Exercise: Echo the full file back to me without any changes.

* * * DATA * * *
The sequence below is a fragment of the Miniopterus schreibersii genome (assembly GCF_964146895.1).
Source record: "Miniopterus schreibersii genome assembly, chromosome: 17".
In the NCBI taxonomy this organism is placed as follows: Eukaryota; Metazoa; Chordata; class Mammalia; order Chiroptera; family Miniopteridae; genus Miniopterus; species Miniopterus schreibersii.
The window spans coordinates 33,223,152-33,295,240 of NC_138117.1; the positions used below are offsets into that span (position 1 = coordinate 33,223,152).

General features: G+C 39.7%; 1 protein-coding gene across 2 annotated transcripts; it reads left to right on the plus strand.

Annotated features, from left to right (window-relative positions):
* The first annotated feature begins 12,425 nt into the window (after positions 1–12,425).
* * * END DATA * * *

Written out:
The sequence below is a fragment of the Miniopterus schreibersii genome (assembly GCF_964146895.1).
Source record: "Miniopterus schreibersii genome assembly, chromosome: 17".
In the NCBI taxonomy this organism is placed as follows: Eukaryota; Metazoa; Chordata; class Mammalia; order Chiroptera; family Miniopteridae; genus Miniopterus; species Miniopterus schreibersii.
The window spans coordinates 33,223,152-33,295,240 of NC_138117.1; the positions used below are offsets into that span (position 1 = coordinate 33,223,152).

General features: G+C 39.7%; 1 protein-coding gene across 2 annotated transcripts; it reads left to right on the plus strand.

Annotated features, from left to right (window-relative positions):
* The first annotated feature begins 12,425 nt into the window (after positions 1–12,425).